College cyclists conquer their own Everest

College cyclists conquer their own Everest

Mount Everest has nothing on a group of cyclists from South and City College Birmingham (SCCB) who scaled 10,000ft more than the tallest mountain in the world for a challenge that raised more than £30,000 for Teenage Cancer Trust, writes Billy Camden.

Travelling 805 miles from the edge of Cleethorpes in Lincolnshire over to Ireland and back was no easy ride but it was a worthwhile one for SCCB principal Mike Hopkins and his team.

The team’s effort saw them scale 41,000ft — 10,000 more than Mount Everest —as they raised a total of £32,099 for Teenage Cancer Trust.

“I am really proud of what the staff and students at the college and our supporters managed to achieve, not only completing one of the toughest cycle routes I have ever ridden, but also raising such an incredible amount,” said Mr Hopkins.

The event was part of a Coast2Coast challenge which saw over 40 cyclists cycle across the UK taking in the hills of Wales, Ireland and England with each stage being dedicated to a young person who has suffered from cancer.

The 40 included Mr Hopkins and construction lecturer Tony O’Hare from SCCB who rode the entire distance in a total of 55 hours, 47 minutes and 22 seconds over the course of seven days.

SCCB handover a cheque of £32,099 to Teenage Cancer Trust including former Aston Villa footballer Steve Staunton (third from the left) and SCCB principal Mike Hopkins (far right).

SCCB handover a cheque of £32,099 to Teenage Cancer Trust including former Aston Villa footballer Steve Staunton (third from the left) and SCCB principal Mike Hopkins (far right).

Three other staff members Paul Clarke, Stuart Kingscote and Sean Chisholm joined the team at different stages while a backup team of support staff followed in their cars with students filming the entire ride.

An enthusiastic and competitive cyclist, Mr Hopkins has completed other cycle events in the past including a 1,000 miles in 10 days ride from John O’Groats to Land’s End.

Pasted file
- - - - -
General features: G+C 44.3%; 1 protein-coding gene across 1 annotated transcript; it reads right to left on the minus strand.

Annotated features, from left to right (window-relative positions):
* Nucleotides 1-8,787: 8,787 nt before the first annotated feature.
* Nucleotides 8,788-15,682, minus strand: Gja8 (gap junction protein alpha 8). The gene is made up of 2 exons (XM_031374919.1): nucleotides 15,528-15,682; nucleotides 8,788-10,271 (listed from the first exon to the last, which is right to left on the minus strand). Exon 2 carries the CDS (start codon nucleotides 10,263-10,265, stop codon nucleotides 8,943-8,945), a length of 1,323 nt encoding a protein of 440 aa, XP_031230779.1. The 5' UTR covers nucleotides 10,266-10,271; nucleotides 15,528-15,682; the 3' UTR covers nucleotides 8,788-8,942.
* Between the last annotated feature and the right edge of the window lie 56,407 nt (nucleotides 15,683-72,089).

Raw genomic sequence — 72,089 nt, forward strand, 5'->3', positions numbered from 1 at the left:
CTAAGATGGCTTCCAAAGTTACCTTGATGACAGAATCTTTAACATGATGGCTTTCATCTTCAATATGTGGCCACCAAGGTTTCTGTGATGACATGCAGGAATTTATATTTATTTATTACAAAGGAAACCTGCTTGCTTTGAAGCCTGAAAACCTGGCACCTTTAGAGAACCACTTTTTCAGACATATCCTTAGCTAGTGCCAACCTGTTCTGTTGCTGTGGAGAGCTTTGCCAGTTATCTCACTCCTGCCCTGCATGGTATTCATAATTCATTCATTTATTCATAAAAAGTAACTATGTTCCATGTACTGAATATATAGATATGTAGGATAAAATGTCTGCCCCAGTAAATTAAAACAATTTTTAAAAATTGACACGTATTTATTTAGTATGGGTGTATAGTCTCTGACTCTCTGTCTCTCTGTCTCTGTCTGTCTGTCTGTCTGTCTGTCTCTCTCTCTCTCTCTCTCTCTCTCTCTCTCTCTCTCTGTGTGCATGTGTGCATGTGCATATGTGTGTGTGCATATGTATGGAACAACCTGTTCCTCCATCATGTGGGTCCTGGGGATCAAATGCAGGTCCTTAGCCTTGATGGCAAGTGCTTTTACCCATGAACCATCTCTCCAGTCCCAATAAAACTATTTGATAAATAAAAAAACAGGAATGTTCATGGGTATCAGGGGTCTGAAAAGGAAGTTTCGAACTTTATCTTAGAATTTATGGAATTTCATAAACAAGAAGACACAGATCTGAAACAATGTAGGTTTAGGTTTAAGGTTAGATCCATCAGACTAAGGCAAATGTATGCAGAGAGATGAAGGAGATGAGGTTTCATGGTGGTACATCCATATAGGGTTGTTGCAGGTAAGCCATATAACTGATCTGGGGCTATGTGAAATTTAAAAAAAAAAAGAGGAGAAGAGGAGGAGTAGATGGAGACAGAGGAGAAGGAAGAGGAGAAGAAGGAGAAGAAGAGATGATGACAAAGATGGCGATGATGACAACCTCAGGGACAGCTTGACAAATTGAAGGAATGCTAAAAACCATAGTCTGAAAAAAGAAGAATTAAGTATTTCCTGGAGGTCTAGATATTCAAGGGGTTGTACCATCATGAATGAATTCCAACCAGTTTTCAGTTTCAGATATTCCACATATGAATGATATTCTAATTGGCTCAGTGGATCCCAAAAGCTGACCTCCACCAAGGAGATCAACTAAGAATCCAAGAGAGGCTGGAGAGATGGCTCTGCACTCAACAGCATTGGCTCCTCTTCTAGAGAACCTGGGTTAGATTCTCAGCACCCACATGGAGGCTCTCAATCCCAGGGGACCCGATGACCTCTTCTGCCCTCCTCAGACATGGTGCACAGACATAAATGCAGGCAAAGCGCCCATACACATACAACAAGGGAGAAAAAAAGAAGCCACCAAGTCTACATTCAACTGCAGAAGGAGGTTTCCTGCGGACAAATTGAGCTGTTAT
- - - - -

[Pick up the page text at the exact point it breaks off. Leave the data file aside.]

But this was his most challenging yet.

“This was the hardest ride I have ever done mainly because of the mileage and terrain which was phenomenally hilly for the whole route,” said the 56-year-old.

“The pain some of the cyclists went through and what they endured is unbelievable.

“There were a couple of days where people were almost in tears and they were physically dying and they still had another 20 or 30 miles to go over big hills but they kept going because they knew they were raising money for charity and everybody pulled together to make sure people got through.”

One of the event organisers and part of the backup team, Steve Dourass, business and community manager at SCCB, said: “It was a good small core group of riders with a lot of camaraderie at the end with everyone egging each other on.

“It was a great experience for us all, not just the cyclists but the backup team as well.”

The college has since handed over the cheque to Teenage Cancer Trust alongside staff and supporters who took part in the challenge which included Steve Staunton, a former Aston Villa football player.

Mr Hopkins added: “Young people’s futures’ is a subject close to our hearts here at the college — whether that is their education, or helping them beat cancer.

“I hope the money we have raised will help improve the experience of young people who are fighting the disease.”

Main pic: Team SCCB ride off on their coast2coast challenge